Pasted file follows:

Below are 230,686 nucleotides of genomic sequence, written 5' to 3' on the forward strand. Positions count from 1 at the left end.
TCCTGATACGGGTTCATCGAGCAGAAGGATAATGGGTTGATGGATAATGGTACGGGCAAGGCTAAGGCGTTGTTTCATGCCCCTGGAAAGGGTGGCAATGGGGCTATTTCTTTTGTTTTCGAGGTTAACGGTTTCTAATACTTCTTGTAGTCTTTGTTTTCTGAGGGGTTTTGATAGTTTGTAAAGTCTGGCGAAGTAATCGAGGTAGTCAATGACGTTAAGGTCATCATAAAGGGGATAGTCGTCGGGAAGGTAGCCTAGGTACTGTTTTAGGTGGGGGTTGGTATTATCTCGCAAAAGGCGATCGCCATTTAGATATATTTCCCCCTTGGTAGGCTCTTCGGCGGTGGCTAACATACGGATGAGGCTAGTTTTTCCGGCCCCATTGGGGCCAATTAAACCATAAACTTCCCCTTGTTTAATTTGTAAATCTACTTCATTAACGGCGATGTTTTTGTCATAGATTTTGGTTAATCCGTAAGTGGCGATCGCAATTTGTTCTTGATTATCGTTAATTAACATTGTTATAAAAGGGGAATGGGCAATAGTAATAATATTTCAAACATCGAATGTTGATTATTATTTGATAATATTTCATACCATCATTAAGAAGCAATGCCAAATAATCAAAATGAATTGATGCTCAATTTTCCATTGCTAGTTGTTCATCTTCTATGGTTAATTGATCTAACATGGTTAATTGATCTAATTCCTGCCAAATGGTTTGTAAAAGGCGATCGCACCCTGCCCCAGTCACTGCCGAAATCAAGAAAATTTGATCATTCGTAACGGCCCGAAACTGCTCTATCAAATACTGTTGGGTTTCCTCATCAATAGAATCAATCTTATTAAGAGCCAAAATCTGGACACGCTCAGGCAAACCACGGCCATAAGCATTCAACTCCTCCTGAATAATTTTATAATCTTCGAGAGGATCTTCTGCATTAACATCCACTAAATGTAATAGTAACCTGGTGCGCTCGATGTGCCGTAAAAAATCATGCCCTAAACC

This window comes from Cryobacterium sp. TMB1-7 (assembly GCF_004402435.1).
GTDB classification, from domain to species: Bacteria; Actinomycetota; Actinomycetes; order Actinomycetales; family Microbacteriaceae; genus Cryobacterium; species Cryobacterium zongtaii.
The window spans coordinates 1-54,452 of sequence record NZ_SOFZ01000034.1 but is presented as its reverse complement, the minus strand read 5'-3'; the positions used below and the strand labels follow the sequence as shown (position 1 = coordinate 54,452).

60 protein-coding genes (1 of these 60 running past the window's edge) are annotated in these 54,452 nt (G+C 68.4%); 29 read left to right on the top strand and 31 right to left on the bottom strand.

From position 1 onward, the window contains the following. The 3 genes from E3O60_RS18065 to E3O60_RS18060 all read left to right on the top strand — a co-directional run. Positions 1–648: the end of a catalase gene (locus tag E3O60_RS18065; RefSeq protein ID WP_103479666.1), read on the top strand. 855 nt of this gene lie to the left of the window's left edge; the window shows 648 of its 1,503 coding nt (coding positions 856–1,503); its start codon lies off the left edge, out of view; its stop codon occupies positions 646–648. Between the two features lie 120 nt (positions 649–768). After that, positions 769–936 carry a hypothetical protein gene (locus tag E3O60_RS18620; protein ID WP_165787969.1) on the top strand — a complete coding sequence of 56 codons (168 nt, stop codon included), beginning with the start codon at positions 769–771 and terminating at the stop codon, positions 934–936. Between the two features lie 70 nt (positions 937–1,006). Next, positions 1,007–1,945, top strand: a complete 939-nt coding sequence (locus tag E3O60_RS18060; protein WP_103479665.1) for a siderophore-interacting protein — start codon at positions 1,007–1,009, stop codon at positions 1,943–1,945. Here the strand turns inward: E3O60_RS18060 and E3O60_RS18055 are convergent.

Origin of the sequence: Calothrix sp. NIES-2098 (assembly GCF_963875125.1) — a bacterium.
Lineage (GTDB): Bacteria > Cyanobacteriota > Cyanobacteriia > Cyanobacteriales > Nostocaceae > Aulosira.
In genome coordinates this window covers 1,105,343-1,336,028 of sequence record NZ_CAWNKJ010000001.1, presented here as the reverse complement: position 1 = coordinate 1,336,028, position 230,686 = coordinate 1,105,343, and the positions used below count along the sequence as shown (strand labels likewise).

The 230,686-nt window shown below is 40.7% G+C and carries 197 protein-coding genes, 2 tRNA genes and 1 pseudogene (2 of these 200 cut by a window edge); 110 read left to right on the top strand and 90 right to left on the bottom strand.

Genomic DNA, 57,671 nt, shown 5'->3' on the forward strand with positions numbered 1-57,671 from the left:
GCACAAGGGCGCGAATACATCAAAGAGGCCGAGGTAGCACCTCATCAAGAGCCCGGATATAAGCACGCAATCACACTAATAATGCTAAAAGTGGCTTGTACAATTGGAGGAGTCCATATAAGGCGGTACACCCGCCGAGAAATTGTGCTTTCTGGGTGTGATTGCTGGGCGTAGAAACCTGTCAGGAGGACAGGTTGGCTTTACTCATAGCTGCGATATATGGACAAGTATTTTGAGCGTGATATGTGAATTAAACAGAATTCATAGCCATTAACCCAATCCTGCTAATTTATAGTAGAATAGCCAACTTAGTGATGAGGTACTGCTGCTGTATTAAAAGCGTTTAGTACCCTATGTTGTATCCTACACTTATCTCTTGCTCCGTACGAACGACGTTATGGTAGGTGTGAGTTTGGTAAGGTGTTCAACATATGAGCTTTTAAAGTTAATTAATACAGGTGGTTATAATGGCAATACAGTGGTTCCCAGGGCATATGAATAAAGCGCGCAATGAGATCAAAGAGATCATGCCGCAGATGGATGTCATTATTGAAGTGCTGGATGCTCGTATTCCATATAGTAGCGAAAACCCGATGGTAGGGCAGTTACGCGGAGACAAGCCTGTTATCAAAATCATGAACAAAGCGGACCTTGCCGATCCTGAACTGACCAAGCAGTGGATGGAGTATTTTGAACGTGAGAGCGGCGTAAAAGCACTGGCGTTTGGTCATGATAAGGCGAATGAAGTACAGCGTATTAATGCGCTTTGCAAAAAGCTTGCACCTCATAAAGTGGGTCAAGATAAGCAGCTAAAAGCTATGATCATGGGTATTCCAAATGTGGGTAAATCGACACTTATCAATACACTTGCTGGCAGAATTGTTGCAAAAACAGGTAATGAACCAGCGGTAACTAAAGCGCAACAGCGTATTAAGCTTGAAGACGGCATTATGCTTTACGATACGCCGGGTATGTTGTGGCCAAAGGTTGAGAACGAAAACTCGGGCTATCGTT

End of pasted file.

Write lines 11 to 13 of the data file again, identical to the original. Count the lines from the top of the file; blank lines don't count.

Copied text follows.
The 230,686-nt window shown below is 40.7% G+C and carries 197 protein-coding genes, 2 tRNA genes and 1 pseudogene (2 of these 200 cut by a window edge); 110 read left to right on the top strand and 90 right to left on the bottom strand.

Genomic DNA, 57,671 nt, shown 5'->3' on the forward strand with positions numbered 1-57,671 from the left:
GCACAAGGGCGCGAATACATCAAAGAGGCCGAGGTAGCACCTCATCAAGAGCCCGGATATAAGCACGCAATCACACTAATAATGCTAAAAGTGGCTTGTACAATTGGAGGAGTCCATATAAGGCGGTACACCCGCCGAGAAATTGTGCTTTCTGGGTGTGATTGCTGGGCGTAGAAACCTGTCAGGAGGACAGGTTGGCTTTACTCATAGCTGCGATATATGGACAAGTATTTTGAGCGTGATATGTGAATTAAACAGAATTCATAGCCATTAACCCAATCCTGCTAATTTATAGTAGAATAGCCAACTTAGTGATGAGGTACTGCTGCTGTATTAAAAGCGTTTAGTACCCTATGTTGTATCCTACACTTATCTCTTGCTCCGTACGAACGACGTTATGGTAGGTGTGAGTTTGGTAAGGTGTTCAACATATGAGCTTTTAAAGTTAATTAATACAGGTGGTTATAATGGCAATACAGTGGTTCCCAGGGCATATGAATAAAGCGCGCAATGAGATCAAAGAGATCATGCCGCAGATGGATGTCATTATTGAAGTGCTGGATGCTCGTATTCCATATAGTAGCGAAAACCCGATGGTAGGGCAGTTACGCGGAGACAAGCCTGTTATCAAAATCATGAACAAAGCGGACCTTGCCGATCCTGAACTGACCAAGCAGTGGATGGAGTATTTTGAACGTGAGAGCGGCGTAAAAGCACTGGCGTTTGGTCATGATAAGGCGAATGAAGTACAGCGTATTAATGCGCTTTGCAAAAAGCTTGCACCTCATAAAGTGGGTCAAGATAAGCAGCTAAAAGCTATGATCATGGGTATTCCAAATGTGGGTAAATCGACACTTATCAATACACTTGCTGGCAGAATTGTTGCAAAAACAGGTAATGAACCAGCGGTAACTAAAGCGCAACAGCGTATTAAGCTTGAAGACGGCATTATGCTTTACGATACGCCGGGTATGTTGTGGCCAAAGGTTGAGAACGAAAACTCGGGCTATCGTT